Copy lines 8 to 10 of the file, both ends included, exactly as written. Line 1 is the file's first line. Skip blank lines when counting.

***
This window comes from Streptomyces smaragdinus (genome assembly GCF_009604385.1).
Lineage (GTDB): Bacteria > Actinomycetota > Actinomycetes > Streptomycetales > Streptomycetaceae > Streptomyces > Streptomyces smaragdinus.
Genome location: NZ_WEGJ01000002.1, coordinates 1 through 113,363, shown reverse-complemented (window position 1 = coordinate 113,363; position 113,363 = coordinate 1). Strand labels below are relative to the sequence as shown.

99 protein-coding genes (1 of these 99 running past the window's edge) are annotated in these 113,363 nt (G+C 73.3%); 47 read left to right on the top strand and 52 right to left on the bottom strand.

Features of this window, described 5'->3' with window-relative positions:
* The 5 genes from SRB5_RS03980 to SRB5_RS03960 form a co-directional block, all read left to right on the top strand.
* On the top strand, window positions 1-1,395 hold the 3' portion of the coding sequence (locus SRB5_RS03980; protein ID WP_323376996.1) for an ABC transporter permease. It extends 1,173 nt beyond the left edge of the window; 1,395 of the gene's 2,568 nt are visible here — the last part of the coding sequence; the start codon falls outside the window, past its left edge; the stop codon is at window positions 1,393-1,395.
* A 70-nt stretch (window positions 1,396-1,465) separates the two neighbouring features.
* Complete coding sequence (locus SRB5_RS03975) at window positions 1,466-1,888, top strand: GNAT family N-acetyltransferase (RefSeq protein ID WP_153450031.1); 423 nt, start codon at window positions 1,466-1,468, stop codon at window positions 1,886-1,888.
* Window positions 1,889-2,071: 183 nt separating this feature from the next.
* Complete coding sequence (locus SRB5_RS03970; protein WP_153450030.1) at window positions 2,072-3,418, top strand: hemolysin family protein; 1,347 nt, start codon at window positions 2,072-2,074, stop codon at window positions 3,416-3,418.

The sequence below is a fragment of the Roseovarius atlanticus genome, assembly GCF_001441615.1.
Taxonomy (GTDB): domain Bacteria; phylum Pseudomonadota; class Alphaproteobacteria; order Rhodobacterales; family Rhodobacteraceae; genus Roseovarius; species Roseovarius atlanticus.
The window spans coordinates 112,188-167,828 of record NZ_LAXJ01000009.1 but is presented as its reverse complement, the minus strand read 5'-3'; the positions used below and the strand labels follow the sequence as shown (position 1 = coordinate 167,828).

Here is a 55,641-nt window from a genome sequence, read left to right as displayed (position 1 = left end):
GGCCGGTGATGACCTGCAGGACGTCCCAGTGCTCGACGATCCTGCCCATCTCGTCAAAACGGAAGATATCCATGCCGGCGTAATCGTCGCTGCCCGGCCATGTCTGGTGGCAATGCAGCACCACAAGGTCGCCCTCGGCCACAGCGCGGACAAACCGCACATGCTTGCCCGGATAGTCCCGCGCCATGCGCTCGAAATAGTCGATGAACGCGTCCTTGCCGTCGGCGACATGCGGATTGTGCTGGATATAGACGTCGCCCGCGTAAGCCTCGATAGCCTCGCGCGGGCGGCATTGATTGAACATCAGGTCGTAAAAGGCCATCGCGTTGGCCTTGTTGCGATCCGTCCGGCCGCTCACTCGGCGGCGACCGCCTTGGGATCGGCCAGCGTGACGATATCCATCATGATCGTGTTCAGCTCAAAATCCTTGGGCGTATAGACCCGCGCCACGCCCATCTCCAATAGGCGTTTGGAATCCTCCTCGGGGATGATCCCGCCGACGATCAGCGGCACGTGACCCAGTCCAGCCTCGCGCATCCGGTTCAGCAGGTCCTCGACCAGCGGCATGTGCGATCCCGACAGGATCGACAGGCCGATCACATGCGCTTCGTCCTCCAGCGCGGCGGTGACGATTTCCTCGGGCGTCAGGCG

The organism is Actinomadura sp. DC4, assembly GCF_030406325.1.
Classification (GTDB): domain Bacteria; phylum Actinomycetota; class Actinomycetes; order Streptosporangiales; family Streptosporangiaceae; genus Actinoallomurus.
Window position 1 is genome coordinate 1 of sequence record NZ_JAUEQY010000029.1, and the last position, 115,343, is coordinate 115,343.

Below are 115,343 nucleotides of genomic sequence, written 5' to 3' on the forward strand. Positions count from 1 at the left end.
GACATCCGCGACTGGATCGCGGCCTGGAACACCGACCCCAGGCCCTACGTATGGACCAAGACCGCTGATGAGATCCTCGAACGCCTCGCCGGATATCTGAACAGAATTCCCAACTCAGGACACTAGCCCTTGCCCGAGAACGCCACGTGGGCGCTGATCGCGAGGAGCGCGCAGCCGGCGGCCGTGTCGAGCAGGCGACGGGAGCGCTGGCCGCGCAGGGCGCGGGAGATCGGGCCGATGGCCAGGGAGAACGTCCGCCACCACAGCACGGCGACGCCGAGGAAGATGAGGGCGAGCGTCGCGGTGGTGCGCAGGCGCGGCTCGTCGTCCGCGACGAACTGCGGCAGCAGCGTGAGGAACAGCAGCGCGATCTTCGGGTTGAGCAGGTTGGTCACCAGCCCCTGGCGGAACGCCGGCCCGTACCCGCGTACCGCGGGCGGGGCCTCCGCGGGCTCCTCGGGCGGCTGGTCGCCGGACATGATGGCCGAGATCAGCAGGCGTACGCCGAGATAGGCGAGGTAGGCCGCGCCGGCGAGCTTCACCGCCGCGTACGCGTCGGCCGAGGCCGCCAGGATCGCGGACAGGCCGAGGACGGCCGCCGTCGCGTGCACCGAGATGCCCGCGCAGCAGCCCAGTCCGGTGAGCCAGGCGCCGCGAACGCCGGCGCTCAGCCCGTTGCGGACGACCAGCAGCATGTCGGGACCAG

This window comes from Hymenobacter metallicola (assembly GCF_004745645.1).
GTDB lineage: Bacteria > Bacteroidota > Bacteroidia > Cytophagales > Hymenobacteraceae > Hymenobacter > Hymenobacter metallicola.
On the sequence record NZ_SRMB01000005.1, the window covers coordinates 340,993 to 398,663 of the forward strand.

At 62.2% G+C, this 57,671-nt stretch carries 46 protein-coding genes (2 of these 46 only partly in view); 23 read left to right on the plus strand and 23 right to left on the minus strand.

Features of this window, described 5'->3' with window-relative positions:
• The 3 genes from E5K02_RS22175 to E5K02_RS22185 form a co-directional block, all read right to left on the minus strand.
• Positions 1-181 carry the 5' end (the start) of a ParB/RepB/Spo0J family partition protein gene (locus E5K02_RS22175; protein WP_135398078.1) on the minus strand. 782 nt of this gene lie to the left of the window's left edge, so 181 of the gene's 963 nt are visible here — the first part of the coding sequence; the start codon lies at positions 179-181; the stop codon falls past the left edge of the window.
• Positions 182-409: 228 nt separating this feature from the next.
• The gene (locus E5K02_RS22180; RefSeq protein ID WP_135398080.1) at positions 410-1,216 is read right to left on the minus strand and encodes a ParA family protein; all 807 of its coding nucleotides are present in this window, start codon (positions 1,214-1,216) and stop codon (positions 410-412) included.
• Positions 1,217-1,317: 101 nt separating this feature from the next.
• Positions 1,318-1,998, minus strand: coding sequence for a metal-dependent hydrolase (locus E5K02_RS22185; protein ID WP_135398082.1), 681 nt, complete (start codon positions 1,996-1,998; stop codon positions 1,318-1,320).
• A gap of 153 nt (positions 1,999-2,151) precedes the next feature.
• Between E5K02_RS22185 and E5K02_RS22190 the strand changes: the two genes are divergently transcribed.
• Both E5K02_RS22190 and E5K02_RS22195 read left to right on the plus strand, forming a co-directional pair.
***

* A 70-nt stretch (window positions 1,396-1,465) separates the two neighbouring features.
* Complete coding sequence (locus SRB5_RS03975) at window positions 1,466-1,888, top strand: GNAT family N-acetyltransferase (RefSeq protein ID WP_153450031.1); 423 nt, start codon at window positions 1,466-1,468, stop codon at window positions 1,886-1,888.
* Window positions 1,889-2,071: 183 nt separating this feature from the next.